Gaboury v. Ireland Road Grace Brethren, Inc., 483S110

Docket NºNo. 483S110
Citation446 N.E.2d 1310
Case DateApril 13, 1983
CourtSupreme Court of Indiana

Page 1310

446 N.E.2d 1310
Daniel J. GABOURY, Plaintiff-Appellant,
No. 483S110.
Supreme Court of Indiana.
April 13, 1983.

Page 1311

J. Christopher Warter, Michael A. Dvorak, South Bend, for plaintiff-appellant.

John R. Obenchain, David T. Ready, John E. Doran, South Bend, for defendants-appellees.

PIVARNIK, Justice.

This cause comes to us on a petition to transfer from the Indiana Court of Appeals, Third District. The St. Joseph Circuit Court entered summary judgment in favor of the defendants, Ireland Road Grace Brethren, Inc., (Church) and the City of South Bend (City), in an action brought by

Page 1312

the plaintiff, Daniel Gaboury, to recover damages for injuries sustained in a motorcycle mishap. The Court of Appeals held that substantial fact issues existed as to both defendants and therefore the trial court erred in granting the motions for summary judgment. Gaboury v. Ireland Road Grace Brethren, Inc., (1982) Ind.App., 441 N.E.2d 227. We find the Court of Appeals to be in error; therefore, we grant transfer, vacate the opinion of the Court of Appeals, and affirm the judgment of the trial court.

The question presented for our review is whether the trial court was justified in granting the motions for summary judgment.

At approximately 1:00 a.m., on July 6, 1978, plaintiff Gaboury was riding a Kawasaki 350 motorcycle on Glenlake Drive in South Bend, Indiana. Gaboury intended to turn onto Coral Drive but he missed the turn. One hundred and fifty feet past the Coral Drive intersection, Glenlake Drive ended and the Church driveway began. Gaboury decided to turn around in the church parking lot but he did not know that a steel cable had been stretched across the driveway. This cable was located approximately ten feet up the driveway. Gaboury suffered injuries when he struck the cable.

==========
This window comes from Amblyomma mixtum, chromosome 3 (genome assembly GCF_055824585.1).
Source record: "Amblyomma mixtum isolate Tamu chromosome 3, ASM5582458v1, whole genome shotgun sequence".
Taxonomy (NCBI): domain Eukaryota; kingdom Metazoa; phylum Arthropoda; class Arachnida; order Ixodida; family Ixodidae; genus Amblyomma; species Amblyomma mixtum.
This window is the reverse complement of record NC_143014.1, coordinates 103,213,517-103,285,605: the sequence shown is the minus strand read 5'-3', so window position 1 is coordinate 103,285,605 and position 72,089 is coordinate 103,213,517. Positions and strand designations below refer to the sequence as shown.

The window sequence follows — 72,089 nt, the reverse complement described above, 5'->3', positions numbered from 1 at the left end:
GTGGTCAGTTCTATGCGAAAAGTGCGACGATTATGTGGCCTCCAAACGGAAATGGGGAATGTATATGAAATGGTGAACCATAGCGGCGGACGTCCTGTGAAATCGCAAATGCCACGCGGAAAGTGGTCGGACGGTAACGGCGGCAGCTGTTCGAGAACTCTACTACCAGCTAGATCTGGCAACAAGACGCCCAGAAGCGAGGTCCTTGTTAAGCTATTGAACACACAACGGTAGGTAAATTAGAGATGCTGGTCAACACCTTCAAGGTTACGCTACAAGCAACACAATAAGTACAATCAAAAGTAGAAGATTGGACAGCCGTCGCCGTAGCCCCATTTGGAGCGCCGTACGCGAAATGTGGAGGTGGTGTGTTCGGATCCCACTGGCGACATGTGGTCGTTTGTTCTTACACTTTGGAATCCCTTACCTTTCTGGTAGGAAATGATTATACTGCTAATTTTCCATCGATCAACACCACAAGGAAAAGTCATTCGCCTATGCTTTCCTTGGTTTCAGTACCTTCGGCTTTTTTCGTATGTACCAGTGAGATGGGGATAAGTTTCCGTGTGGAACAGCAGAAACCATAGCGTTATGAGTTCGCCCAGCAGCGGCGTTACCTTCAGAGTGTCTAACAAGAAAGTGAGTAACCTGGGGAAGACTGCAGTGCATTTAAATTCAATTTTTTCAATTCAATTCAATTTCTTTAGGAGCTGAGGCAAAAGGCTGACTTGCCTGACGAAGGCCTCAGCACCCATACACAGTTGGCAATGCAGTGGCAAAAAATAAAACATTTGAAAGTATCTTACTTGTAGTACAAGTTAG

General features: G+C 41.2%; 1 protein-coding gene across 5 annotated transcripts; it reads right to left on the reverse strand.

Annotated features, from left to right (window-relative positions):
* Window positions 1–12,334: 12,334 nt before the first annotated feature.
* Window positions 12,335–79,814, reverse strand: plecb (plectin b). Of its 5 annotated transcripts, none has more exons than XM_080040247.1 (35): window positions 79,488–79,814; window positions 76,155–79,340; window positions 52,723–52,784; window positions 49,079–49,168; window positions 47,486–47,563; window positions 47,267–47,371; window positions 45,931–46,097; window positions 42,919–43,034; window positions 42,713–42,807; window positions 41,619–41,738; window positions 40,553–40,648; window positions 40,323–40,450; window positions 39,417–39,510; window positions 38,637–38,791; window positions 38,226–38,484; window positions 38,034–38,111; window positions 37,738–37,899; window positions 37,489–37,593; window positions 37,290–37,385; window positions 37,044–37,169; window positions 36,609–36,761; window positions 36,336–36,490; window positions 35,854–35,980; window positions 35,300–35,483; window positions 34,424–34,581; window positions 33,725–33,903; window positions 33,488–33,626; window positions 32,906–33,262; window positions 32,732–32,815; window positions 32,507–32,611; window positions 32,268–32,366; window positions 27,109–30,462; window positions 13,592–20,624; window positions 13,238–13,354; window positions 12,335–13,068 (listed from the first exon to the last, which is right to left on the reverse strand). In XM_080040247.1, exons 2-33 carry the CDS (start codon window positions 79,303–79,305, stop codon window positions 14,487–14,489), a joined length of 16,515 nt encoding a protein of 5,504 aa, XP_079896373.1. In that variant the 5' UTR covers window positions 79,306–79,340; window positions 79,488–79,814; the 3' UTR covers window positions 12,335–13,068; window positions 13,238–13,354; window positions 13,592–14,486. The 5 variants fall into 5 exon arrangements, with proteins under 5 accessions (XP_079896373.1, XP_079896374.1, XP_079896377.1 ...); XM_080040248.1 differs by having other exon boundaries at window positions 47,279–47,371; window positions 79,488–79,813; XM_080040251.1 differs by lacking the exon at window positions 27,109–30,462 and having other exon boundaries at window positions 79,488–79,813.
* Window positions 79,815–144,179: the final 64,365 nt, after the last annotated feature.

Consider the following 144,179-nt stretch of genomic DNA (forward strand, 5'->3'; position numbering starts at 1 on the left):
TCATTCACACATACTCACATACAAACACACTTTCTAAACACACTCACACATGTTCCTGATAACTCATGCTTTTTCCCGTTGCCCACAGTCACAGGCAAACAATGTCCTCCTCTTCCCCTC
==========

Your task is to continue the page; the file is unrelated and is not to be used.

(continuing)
In his deposition filed with the court and used in the determination of the summary judgment motions by the defendants, Gaboury testified:

"Q. And you were going to go into a parking lot and turn around, right?

A. [Gaboury] Yes.

Q. So if there was a parking lot there, it must have meant the road came to an end?

A. Yes.

Q. And could you see that parking lot before you got to it?

A. I'm not sure. There's a driveway there. I saw the driveway.

Q. You headed for the driveway, didn't you?

A. Yes.

Q. I mean you intended to go into that parking lot to turn around?

A. Uh-huh.

* * *

* * *

Q. Well, in other words, what I'm trying to ascertain is whether you, in your own mind, are confident with the fact that you did know how that particular intersection was set up and the fact that there was a dead end at Glenlake at that point.

A. Not really, no. I wasn't.

Q. You didn't know that?

A. Well, I-I don't know. I guess I knew there was a driveway there. I didn't know there was a cable there is what I'm trying to say.

Q. Well, I'm not asking you about the cable. I'm asking you about the layout of the street.

A. Yeah. I knew that.

Q. You knew that Glenlake ended at that point?

A. Uh-huh.

Q. Yes?

A. Yes.

Q. And you knew the parking lot was there?

A. Yes.

Q. The only thing you didn't know is whether a cable would be up?

A. Yes."

In opposition to the motion for summary judgment, Gaboury filed an affidavit in which he stated the following:

"4. That because of the lighting and the fact that the cable was in no way highlighted, the plaintiff never saw the cable prior to the accident and was never aware that the (sic) had entered the property of the Ireland Road Grace Brethren, Inc.

* * *

* * *

6. That the plaintiff knew that a parking lot of a church was at the end of the road; however, he could not ascertain where the end of the road was located."

Page 1313